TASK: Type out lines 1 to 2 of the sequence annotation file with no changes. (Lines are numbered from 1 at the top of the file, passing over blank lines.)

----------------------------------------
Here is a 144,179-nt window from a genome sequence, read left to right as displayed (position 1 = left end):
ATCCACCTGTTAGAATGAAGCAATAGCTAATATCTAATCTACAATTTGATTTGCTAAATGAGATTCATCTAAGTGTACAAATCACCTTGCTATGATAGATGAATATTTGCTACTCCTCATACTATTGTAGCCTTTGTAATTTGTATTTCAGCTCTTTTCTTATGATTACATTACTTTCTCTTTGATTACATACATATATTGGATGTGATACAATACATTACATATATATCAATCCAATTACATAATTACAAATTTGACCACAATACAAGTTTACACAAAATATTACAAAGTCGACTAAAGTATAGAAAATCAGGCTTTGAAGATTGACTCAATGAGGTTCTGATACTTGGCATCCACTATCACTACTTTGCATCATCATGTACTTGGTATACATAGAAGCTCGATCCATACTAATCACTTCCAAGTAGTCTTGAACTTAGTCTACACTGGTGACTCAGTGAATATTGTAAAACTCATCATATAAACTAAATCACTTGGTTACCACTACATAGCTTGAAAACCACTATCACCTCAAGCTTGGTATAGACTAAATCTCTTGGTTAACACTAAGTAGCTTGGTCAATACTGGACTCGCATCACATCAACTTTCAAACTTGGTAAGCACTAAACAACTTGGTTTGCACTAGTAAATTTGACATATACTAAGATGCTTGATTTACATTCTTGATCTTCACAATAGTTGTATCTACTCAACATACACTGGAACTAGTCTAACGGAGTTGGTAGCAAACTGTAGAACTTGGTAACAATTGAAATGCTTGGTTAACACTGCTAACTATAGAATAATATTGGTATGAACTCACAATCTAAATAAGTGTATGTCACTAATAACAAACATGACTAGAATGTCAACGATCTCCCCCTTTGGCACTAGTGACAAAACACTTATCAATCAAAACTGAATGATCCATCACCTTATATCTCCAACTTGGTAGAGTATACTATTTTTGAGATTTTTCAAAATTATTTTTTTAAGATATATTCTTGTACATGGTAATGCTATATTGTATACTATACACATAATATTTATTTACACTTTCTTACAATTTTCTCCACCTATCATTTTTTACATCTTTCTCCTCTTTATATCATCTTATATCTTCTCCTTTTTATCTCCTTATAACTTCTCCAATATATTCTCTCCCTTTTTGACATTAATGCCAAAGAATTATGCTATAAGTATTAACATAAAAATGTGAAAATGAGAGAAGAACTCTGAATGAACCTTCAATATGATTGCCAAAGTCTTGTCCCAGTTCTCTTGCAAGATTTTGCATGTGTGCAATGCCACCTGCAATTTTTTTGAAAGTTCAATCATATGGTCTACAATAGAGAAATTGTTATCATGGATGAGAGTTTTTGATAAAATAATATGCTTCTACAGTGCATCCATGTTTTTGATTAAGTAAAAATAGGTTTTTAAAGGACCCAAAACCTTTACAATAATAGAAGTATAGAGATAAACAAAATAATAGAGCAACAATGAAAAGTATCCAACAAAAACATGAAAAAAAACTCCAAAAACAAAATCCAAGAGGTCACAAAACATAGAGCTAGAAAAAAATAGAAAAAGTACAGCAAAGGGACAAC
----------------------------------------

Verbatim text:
Here is a 144,179-nt window from a genome sequence, read left to right as displayed (position 1 = left end):
ATCCACCTGTTAGAATGAAGCAATAGCTAATATCTAATCTACAATTTGATTTGCTAAATGAGATTCATCTAAGTGTACAAATCACCTTGCTATGATAGATGAATATTTGCTACTCCTCATACTATTGTAGCCTTTGTAATTTGTATTTCAGCTCTTTTCTTATGATTACATTACTTTCTCTTTGATTACATACATATATTGGATGTGATACAATACATTACATATATATCAATCCAATTACATAATTACAAATTTGACCACAATACAAGTTTACACAAAATATTACAAAGTCGACTAAAGTATAGAAAATCAGGCTTTGAAGATTGACTCAATGAGGTTCTGATACTTGGCATCCACTATCACTACTTTGCATCATCATGTACTTGGTATACATAGAAGCTCGATCCATACTAATCACTTCCAAGTAGTCTTGAACTTAGTCTACACTGGTGACTCAGTGAATATTGTAAAACTCATCATATAAACTAAATCACTTGGTTACCACTACATAGCTTGAAAACCACTATCACCTCAAGCTTGGTATAGACTAAATCTCTTGGTTAACACTAAGTAGCTTGGTCAATACTGGACTCGCATCACATCAACTTTCAAACTTGGTAAGCACTAAACAACTTGGTTTGCACTAGTAAATTTGACATATACTAAGATGCTTGATTTACATTCTTGATCTTCACAATAGTTGTATCTACTCAACATACACTGGAACTAGTCTAACGGAGTTGGTAGCAAACTGTAGAACTTGGTAACAATTGAAATGCTTGGTTAACACTGCTAACTATAGAATAATATTGGTATGAACTCACAATCTAAATAAGTGTATGTCACTAATAACAAACATGACTAGAATGTCAACGATCTCCCCCTTTGGCACTAGTGACAAAACACTTATCAATCAAAACTGAATGATCCATCACCTTATATCTCCAACTTGGTAGAGTATACTATTTTTGAGATTTTTCAAAATTATTTTTTTAAGATATATTCTTGTACATGGTAATGCTATATTGTATACTATACACATAATATTTATTTACACTTTCTTACAATTTTCTCCACCTATCATTTTTTACATCTTTCTCCTCTTTATATCATCTTATATCTTCTCCTTTTTATCTCCTTATAACTTCTCCAATATATTCTCTCCCTTTTTGACATTAATGCCAAAGAATTATGCTATAAGTATTAACATAAAAATGTGAAAATGAGAGAAGAACTCTGAATGAACCTTCAATATGATTGCCAAAGTCTTGTCCCAGTTCTCTTGCAAGATTTTGCATGTGTGCAATGCCACCTGCAATTTTTTTGAAAGTTCAATCATATGGTCTACAATAGAGAAATTGTTATCATGGATGAGAGTTTTTGATAAAATAATATGCTTCTACAGTGCATCCATGTTTTTGATTAAGTAAAAATAGGTTTTTAAAGGACCCAAAACCTTTACAATAATAGAAGTATAGAGATAAACAAAATAATAGAGCAACAATGAAAAGTATCCAACAAAAACATGAAAAAAAACTCCAAAAACAAAATCCAAGAGGTCACAAAACATAGAGCTAGAAAAAAATAGAAAAAGTACAGCAAAGGGACAAC